Nouryon and Gasunie are currently investigating the possible conversion of sustainable electricity into green hydrogen using a 20-megawatt water electrolysis unit in Delfzijl, the Netherlands. A final decision on the project is expected later this year.
BioMCN will combine hydrogen from the intended facility with CO2 from other processes to produce renewable methanol, a raw material for biofuels and a variety of chemical feedstocks. Compared to fossil-based methanol this will reduce emissions by up to 27,000 tons of CO2 per year.
“This partnership is an important step towards a circular economy," said Søren Jacobsen, managing director at BioMCN. "Thanks to the supply of green hydrogen, we can replace natural gas as a feedstock and recycle carbon emissions to produce new raw materials and fuels, effectively turning CO2 emissions into carbon savings and helping the Netherlands meet its carbon reduction goals.”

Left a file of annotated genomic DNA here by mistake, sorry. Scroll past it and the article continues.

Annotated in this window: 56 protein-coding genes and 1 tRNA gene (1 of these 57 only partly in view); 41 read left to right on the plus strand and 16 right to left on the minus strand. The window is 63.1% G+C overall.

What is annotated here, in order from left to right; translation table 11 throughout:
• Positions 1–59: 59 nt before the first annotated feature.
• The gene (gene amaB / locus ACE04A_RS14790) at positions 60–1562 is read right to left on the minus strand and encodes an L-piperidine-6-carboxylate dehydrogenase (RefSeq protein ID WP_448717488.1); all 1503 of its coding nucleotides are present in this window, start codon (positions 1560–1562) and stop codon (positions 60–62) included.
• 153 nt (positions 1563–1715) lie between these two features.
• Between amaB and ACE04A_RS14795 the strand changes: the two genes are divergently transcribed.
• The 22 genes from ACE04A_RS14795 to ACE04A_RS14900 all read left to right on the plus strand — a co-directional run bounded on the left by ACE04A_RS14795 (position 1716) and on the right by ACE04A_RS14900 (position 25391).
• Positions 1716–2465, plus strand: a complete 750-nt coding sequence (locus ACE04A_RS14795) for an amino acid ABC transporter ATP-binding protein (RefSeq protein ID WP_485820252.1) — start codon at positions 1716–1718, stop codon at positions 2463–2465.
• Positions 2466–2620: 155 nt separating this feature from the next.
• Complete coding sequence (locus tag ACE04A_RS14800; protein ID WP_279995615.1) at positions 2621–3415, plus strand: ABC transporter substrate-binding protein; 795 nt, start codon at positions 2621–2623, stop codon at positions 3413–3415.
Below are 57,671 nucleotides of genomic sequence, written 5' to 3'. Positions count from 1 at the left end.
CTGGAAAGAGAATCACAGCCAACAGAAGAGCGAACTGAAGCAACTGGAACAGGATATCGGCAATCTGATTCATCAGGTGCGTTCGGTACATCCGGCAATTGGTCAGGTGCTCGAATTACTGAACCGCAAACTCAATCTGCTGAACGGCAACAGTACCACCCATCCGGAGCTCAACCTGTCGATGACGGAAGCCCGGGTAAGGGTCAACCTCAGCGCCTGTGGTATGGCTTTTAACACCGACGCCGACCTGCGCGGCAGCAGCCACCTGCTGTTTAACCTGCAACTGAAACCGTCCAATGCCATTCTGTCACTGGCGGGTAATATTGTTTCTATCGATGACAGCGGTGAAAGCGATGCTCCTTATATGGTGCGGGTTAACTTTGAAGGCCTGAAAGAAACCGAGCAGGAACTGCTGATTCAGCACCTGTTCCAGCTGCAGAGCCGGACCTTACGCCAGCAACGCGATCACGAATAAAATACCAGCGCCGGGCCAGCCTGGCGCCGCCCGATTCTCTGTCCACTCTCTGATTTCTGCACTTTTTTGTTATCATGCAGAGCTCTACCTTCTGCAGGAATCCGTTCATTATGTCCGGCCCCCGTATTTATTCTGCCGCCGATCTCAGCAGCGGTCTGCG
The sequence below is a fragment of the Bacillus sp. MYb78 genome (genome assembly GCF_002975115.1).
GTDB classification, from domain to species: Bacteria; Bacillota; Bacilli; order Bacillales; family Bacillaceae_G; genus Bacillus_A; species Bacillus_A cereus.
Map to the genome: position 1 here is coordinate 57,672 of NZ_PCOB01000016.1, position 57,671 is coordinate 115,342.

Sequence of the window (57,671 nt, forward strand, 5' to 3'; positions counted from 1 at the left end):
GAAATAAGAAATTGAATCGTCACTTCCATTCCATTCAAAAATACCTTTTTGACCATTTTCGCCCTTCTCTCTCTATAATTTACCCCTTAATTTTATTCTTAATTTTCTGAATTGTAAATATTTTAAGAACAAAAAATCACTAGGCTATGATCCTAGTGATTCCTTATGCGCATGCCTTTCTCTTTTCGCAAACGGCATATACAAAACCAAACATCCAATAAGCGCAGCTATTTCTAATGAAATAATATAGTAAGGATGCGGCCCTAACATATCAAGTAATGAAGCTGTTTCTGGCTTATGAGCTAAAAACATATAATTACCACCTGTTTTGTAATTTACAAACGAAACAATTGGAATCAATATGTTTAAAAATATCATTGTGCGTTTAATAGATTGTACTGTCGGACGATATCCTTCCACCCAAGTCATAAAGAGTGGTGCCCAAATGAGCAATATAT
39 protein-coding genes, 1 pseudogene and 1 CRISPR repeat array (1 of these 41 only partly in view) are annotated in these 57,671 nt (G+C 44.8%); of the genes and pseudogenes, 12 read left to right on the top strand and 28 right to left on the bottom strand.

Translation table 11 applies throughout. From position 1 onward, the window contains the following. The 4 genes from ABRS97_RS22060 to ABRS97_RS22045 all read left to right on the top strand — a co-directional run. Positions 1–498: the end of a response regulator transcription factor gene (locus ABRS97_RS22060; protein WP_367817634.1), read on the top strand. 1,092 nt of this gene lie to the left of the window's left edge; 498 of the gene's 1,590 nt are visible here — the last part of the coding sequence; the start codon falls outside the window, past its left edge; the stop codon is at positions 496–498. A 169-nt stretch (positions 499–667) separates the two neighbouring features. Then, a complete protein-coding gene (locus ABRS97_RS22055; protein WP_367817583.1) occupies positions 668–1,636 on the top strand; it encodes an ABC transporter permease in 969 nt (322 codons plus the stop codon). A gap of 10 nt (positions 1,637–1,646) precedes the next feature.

“Green hydrogen is a realistic alternative for fossil-based raw materials," said Knut Schwalenberg, managing director, Industrial Chemicals at Nouryon.
"We will be transporting different energy carriers, such as hydrogen and green gas, increasingly through our pipelines in the future," added Gerard van Pijkeren, managing director at Gasunie New Energy. "This network may have a capacity of 10 gigawatts or more by 2030.”